"In this provocative and brilliantly argued work, philosopher Zizek takes readers on an intellectual and artistic tour — drawing upon Picasso's Guernica, Alfred Hitchcock and M. Night Shyamalan's films, Michel Houellebecq's novels, jokes, Lacanian psychology and a Kantian analysis of Hurricane Katrina — to demonstrate how societies understand, obscure and deny the sources of violence. His is not an examination of offenses but an argument that violence can perhaps be best defined by the bystanders and not by its perpetrators or victims. Zizek enumerates the varieties of violence (subjective, objective, systemic) and how it inheres in language, economics and religion, urging readers to discern the 'violence that sustains our very efforts to fight violence and to promote tolerance.' In meditations on the events of 9/11, the Abu Ghraib scandal and the 2005 Paris riots, the book turns numerous familiar arguments on their ear (he proposes that the guards at Abu Ghraib represent the true underside of American society). His unrelenting scrutiny and host of cultural and literary references dazzle, and this bracing and rewarding read will challenge anyone unwilling to recognize his or her complicity in systems of institutional and interpersonal violence." Publishers Weekly (Copyright Reed Business Information, Inc.)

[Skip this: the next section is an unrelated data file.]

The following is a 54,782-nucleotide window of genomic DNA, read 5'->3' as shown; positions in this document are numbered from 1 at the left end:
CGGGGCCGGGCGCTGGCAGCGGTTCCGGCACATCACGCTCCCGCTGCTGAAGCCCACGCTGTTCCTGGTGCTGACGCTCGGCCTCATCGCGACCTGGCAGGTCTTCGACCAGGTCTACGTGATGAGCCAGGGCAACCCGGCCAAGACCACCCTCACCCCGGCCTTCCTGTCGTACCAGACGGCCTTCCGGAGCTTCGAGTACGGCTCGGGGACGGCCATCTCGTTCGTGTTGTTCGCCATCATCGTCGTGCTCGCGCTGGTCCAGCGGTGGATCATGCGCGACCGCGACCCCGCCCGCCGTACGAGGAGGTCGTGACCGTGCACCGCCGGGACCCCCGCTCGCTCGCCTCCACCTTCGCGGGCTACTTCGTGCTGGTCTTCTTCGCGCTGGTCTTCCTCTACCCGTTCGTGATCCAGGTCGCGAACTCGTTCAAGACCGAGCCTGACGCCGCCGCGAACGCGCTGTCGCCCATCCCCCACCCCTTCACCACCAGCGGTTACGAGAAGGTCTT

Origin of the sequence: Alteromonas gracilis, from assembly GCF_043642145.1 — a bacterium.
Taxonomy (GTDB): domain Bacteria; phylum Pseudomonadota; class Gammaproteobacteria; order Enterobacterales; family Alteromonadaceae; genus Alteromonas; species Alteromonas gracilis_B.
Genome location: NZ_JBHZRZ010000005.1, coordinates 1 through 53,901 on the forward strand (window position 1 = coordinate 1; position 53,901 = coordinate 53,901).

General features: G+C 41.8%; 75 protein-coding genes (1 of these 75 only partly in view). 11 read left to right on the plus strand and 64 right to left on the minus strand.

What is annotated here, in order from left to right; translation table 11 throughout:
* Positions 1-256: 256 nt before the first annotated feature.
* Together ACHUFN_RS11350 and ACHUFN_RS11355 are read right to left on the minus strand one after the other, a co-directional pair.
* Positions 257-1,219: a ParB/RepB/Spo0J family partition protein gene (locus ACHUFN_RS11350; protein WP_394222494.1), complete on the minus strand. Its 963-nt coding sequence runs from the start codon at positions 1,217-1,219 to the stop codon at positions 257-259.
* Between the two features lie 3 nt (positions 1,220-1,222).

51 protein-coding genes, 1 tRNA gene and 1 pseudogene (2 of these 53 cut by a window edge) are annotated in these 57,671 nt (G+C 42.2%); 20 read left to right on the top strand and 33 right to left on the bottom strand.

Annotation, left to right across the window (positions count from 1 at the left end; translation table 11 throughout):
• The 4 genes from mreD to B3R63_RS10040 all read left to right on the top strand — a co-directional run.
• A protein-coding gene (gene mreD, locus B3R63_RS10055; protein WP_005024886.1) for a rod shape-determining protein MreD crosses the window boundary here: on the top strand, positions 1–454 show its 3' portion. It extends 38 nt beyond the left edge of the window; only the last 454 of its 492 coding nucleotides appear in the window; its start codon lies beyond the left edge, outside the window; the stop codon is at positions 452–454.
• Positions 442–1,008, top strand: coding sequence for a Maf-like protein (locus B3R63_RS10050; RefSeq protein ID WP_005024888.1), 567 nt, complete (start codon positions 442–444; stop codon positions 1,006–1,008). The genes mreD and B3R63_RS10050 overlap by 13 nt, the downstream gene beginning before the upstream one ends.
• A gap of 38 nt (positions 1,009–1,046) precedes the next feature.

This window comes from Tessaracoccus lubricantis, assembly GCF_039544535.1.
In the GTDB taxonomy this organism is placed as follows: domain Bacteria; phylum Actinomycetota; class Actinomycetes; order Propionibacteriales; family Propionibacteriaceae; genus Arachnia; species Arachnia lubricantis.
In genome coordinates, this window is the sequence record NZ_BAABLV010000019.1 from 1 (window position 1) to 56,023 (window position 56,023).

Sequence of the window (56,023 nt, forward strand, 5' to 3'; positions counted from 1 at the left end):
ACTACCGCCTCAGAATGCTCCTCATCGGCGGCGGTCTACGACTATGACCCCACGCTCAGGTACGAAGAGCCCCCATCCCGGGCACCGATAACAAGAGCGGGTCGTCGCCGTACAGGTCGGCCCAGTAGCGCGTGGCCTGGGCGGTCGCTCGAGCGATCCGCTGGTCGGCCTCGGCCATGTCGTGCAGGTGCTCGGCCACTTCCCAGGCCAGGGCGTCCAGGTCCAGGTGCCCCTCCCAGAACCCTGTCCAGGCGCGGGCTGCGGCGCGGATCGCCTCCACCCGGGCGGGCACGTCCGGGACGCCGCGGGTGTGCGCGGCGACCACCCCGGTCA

Synopsis:

Philosopher, cultural critic, and agent provocateur Zizek constructs a fascinating new framework to look at the forces of violence in the world.

Synopsis:

Philosopher, cultural critic, and agent provocateur Slavoj Zižek constructs a fascinating new framework to look at the forces of violence in our world.

Using history, philosophy, books, movies, Lacanian psychiatry, and jokes, Slavoj Zižek examines the ways we perceive and misperceive violence. Drawing from his unique cultural vision, Zižek brings new light to the Paris riots of 2005; he questions the permissiveness of violence in philanthropy; in daring terms, he reflects on the powerful image and determination of contemporary terrorists.

Violence, Zižek states, takes three forms--subjective (crime, terror), objective (racism, hate-speech, discrimination), and systemic (the catastrophic effects of economic and political systems)--and often one form of violence blunts our ability to see the others, raising complicated questions.

Does the advent of capitalism and, indeed, civilization cause more violence than it prevents? Is there violence in the simple idea of the neighbour? And could the appropriate form of action against violence today simply be to contemplate, to think?